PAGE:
This past Friday found the popular New York children’s horror author R.L. Stine in the hometown of Destroy the Brain – St. Louis. He attended an event here where he spoke about his beloved Goosebumps series as well as his new adult horror novel Red Rain. Since I grew up as an avid reader of his horror novels, I was absolutely ecstatic to be able to meet the author and get a couple of my old books signed. I was lucky enough to also be able to ask him a few questions about some rumors about a potential Goosebumps film series. Several news sites reported this past January that Darren Lemke was to write the film update after Carl Ellsworth (Buffy the Vampire Slayer, Disturbia) was originally attached to the project. According to Mr. Stine, fans of the series shouldn’t hold their breath.
“Look, it’s never going to happen! It’s been twenty years since it was first mentioned. The closest the film ever got to being made was when Tim Burton was originally attached to it years ago. It’s never going to happen.”
Even though fans might be discouraged to hear this, there might be another opportunity to see R.L. Stine’s work on the big screen.
“They are interested in a feature film of Red Rain.”
Red Rain is of course Stine’s new book which finds him delving into the world of adult horror. The story focuses on a travel blogger who gets caught in a hurricane where blood seems to be raining down from the sky. Amid the bloody storm emerges twin boys who reveal they are now homeless and alone. She takes the two young boys home to stay with her and her family but is unaware of their true nature.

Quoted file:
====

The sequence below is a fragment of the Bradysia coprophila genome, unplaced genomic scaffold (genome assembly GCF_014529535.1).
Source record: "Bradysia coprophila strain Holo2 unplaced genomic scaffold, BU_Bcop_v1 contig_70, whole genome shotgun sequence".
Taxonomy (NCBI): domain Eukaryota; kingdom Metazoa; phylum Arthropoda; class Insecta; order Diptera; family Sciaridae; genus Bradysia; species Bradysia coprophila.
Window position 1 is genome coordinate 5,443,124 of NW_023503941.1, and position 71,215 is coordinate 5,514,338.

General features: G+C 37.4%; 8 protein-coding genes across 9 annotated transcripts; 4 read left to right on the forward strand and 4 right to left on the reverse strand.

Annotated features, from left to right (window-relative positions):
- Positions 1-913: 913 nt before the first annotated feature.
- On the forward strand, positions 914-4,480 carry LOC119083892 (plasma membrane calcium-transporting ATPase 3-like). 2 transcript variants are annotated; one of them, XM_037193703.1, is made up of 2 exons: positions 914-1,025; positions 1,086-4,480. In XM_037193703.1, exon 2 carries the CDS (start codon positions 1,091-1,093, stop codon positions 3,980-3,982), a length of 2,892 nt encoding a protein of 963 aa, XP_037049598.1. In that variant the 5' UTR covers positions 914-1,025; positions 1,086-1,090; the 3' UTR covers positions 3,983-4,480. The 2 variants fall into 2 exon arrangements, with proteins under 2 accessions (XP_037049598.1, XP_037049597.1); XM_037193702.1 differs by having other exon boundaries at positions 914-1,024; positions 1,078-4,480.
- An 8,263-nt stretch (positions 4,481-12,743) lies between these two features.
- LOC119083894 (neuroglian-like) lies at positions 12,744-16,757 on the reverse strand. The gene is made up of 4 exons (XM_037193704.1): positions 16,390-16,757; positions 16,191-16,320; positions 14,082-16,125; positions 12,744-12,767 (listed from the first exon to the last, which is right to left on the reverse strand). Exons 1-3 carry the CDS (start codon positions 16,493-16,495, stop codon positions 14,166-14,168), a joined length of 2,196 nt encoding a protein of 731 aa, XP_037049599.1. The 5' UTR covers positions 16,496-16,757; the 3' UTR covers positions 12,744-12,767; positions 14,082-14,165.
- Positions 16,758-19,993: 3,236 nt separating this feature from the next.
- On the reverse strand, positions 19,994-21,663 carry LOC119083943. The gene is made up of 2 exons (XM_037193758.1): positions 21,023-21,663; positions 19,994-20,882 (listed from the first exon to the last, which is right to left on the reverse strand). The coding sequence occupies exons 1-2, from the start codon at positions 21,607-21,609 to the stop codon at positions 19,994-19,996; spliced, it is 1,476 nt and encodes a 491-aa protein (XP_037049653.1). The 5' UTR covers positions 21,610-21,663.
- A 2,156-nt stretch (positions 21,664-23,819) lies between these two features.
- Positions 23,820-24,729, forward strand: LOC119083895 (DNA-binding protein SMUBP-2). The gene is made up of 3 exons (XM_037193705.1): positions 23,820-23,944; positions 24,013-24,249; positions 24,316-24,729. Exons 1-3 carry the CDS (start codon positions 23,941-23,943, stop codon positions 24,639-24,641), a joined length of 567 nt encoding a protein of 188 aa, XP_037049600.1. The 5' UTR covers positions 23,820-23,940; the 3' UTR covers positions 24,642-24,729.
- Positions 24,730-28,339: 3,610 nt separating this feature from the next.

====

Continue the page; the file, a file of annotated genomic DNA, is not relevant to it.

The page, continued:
R.L. Stine, who is very active in the TV show of his work, R.L. Stine’s The Haunting Hour– revealing that he reads every single script that goes to film – seems very aware of his name and of the titles attached with it. If he says the movie is not going to happen . . . then I believe him. In a lot of ways I think I actually prefer not having a feature developed from the book series. An anthology film would be the best way to bring these stories to film form, but Hollywood hasn’t been too keen on that format as of late. Not to mention, since the family horror films ParaNorman and Frankenweenie didn’t do as well as expected, I’m sure the studios would have to change the concept completely to boost the attendance. At any rate, we will always have the books. And more importantly, it looks like we may see the author’s name on the big screen soon enough. Here’s hoping that Red Rain works out for him.